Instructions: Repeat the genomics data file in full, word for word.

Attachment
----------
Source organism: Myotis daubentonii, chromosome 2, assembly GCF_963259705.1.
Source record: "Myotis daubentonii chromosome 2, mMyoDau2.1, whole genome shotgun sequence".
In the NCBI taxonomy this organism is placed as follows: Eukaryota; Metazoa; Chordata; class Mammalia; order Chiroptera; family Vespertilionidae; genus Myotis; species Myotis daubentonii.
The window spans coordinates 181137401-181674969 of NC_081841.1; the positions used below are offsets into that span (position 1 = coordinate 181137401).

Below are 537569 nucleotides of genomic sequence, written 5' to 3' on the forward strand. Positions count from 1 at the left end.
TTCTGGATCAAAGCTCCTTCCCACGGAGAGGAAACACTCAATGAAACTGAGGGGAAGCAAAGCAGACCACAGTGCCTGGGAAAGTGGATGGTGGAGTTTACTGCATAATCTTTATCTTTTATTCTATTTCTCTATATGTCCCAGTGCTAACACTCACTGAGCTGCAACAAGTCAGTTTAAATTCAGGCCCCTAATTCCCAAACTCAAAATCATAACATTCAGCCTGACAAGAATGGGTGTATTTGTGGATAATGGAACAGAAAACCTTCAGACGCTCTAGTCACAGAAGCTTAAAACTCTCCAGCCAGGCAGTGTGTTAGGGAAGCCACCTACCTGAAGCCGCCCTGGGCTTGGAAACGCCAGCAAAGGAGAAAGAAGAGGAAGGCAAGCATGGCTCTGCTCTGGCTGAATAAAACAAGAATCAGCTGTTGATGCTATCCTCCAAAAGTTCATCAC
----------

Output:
Source organism: Myotis daubentonii, chromosome 2, assembly GCF_963259705.1.
Source record: "Myotis daubentonii chromosome 2, mMyoDau2.1, whole genome shotgun sequence".
In the NCBI taxonomy this organism is placed as follows: Eukaryota; Metazoa; Chordata; class Mammalia; order Chiroptera; family Vespertilionidae; genus Myotis; species Myotis daubentonii.
The window spans coordinates 181137401-181674969 of NC_081841.1; the positions used below are offsets into that span (position 1 = coordinate 181137401).

Below are 537569 nucleotides of genomic sequence, written 5' to 3' on the forward strand. Positions count from 1 at the left end.
TTCTGGATCAAAGCTCCTTCCCACGGAGAGGAAACACTCAATGAAACTGAGGGGAAGCAAAGCAGACCACAGTGCCTGGGAAAGTGGATGGTGGAGTTTACTGCATAATCTTTATCTTTTATTCTATTTCTCTATATGTCCCAGTGCTAACACTCACTGAGCTGCAACAAGTCAGTTTAAATTCAGGCCCCTAATTCCCAAACTCAAAATCATAACATTCAGCCTGACAAGAATGGGTGTATTTGTGGATAATGGAACAGAAAACCTTCAGACGCTCTAGTCACAGAAGCTTAAAACTCTCCAGCCAGGCAGTGTGTTAGGGAAGCCACCTACCTGAAGCCGCCCTGGGCTTGGAAACGCCAGCAAAGGAGAAAGAAGAGGAAGGCAAGCATGGCTCTGCTCTGGCTGAATAAAACAAGAATCAGCTGTTGATGCTATCCTCCAAAAGTTCATCAC